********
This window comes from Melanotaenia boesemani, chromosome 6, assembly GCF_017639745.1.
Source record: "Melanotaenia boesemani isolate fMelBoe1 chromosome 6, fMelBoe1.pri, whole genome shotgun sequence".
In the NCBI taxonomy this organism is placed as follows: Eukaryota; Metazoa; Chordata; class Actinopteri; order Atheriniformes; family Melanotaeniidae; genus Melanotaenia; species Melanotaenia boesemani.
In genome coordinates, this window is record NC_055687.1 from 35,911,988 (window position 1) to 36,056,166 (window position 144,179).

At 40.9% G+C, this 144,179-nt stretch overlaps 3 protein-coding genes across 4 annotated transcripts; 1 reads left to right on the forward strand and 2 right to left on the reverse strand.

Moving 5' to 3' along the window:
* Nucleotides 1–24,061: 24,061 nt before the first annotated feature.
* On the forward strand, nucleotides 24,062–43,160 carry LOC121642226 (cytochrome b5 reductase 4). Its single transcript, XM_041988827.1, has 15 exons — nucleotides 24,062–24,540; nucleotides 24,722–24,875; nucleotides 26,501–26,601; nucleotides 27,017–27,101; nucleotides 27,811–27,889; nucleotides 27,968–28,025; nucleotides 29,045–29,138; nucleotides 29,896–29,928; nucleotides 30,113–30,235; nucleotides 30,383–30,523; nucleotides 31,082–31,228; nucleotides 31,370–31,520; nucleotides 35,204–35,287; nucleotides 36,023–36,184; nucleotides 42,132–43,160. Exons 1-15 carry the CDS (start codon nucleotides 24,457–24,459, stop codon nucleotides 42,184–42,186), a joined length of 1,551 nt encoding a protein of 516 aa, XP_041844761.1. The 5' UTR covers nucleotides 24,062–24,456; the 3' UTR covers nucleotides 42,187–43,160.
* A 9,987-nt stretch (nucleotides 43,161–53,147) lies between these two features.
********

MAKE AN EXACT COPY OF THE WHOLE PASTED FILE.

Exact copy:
This window comes from Melanotaenia boesemani, chromosome 6, assembly GCF_017639745.1.
Source record: "Melanotaenia boesemani isolate fMelBoe1 chromosome 6, fMelBoe1.pri, whole genome shotgun sequence".
In the NCBI taxonomy this organism is placed as follows: Eukaryota; Metazoa; Chordata; class Actinopteri; order Atheriniformes; family Melanotaeniidae; genus Melanotaenia; species Melanotaenia boesemani.
In genome coordinates, this window is record NC_055687.1 from 35,911,988 (window position 1) to 36,056,166 (window position 144,179).

At 40.9% G+C, this 144,179-nt stretch overlaps 3 protein-coding genes across 4 annotated transcripts; 1 reads left to right on the forward strand and 2 right to left on the reverse strand.

Moving 5' to 3' along the window:
* Nucleotides 1–24,061: 24,061 nt before the first annotated feature.
* On the forward strand, nucleotides 24,062–43,160 carry LOC121642226 (cytochrome b5 reductase 4). Its single transcript, XM_041988827.1, has 15 exons — nucleotides 24,062–24,540; nucleotides 24,722–24,875; nucleotides 26,501–26,601; nucleotides 27,017–27,101; nucleotides 27,811–27,889; nucleotides 27,968–28,025; nucleotides 29,045–29,138; nucleotides 29,896–29,928; nucleotides 30,113–30,235; nucleotides 30,383–30,523; nucleotides 31,082–31,228; nucleotides 31,370–31,520; nucleotides 35,204–35,287; nucleotides 36,023–36,184; nucleotides 42,132–43,160. Exons 1-15 carry the CDS (start codon nucleotides 24,457–24,459, stop codon nucleotides 42,184–42,186), a joined length of 1,551 nt encoding a protein of 516 aa, XP_041844761.1. The 5' UTR covers nucleotides 24,062–24,456; the 3' UTR covers nucleotides 42,187–43,160.
* A 9,987-nt stretch (nucleotides 43,161–53,147) lies between these two features.